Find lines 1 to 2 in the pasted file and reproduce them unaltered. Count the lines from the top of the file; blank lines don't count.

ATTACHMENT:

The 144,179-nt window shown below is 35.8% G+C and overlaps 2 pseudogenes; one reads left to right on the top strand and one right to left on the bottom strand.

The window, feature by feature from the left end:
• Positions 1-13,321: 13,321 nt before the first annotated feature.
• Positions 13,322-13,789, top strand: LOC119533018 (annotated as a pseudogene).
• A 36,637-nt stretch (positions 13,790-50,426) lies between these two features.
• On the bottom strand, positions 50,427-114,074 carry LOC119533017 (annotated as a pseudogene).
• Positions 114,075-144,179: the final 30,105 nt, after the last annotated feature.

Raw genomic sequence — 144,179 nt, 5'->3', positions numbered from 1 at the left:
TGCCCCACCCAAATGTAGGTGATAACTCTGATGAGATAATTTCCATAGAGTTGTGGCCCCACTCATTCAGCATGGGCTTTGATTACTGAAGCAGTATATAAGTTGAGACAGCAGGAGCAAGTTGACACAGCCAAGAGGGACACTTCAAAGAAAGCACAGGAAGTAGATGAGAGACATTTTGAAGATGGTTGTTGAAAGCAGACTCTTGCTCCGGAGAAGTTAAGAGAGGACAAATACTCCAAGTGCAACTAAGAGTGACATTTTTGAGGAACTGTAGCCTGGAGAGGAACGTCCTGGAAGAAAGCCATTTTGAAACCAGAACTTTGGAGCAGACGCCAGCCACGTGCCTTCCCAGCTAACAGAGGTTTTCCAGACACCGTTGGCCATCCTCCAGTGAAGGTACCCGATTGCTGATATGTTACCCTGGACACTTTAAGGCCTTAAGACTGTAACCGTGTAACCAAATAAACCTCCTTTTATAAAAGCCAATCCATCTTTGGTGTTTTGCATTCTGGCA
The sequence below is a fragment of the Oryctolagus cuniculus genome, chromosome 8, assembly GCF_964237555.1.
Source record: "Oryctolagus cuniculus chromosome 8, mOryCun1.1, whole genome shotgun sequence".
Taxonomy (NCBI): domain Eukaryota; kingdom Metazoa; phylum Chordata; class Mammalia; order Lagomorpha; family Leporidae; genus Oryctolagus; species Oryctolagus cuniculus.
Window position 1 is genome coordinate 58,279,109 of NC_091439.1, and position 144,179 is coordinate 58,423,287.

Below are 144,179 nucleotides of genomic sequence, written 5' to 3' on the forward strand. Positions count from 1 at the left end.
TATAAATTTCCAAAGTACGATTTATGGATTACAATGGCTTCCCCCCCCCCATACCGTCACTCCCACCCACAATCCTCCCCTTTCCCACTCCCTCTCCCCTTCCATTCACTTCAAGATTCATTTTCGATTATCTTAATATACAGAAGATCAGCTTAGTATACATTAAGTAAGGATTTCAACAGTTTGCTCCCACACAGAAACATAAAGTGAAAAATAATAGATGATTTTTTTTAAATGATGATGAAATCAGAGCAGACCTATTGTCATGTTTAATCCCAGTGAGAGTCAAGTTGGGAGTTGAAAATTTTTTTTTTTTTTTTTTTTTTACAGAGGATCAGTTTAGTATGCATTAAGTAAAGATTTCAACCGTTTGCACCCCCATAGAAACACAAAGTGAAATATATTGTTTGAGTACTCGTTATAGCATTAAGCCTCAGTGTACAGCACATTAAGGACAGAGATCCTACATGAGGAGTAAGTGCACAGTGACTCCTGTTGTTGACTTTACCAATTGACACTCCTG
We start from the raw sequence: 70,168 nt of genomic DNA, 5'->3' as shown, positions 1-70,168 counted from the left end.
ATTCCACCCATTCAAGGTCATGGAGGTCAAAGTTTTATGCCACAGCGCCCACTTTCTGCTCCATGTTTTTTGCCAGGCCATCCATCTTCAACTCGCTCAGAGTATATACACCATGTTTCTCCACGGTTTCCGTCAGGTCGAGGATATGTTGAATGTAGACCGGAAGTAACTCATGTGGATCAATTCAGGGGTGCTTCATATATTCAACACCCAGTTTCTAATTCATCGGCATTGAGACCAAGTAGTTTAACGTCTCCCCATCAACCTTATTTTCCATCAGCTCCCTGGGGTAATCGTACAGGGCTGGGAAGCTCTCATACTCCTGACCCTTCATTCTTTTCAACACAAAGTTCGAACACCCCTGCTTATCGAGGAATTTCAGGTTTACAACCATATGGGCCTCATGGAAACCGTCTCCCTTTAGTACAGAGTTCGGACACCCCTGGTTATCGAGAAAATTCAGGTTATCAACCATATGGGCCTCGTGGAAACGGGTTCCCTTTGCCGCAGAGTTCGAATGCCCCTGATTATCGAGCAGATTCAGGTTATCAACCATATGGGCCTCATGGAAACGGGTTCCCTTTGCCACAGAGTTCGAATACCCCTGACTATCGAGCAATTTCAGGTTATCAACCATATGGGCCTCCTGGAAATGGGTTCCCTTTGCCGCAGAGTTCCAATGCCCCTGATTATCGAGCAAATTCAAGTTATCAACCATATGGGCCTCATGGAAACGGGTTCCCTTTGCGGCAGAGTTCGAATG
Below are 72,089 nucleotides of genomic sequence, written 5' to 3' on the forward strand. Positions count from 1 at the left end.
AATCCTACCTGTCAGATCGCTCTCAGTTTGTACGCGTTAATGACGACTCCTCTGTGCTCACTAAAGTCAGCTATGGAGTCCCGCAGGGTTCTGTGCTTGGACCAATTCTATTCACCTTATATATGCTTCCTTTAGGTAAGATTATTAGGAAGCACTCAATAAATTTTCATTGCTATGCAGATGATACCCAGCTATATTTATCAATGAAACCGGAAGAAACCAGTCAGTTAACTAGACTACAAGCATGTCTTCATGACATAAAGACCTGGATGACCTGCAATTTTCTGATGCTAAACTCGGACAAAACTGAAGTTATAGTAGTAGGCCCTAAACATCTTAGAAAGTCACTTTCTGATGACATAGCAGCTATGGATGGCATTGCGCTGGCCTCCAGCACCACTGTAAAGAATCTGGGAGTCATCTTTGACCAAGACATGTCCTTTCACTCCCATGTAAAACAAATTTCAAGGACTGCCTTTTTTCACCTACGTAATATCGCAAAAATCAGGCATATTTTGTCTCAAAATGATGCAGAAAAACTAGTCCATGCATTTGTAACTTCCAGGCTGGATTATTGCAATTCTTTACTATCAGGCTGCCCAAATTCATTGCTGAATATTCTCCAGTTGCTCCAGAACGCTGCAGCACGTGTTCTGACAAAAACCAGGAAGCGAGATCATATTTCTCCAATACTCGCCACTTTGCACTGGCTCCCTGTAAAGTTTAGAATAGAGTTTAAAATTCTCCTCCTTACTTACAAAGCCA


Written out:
The 144,179-nt window shown below is 35.8% G+C and overlaps 2 pseudogenes; one reads left to right on the top strand and one right to left on the bottom strand.

The window, feature by feature from the left end: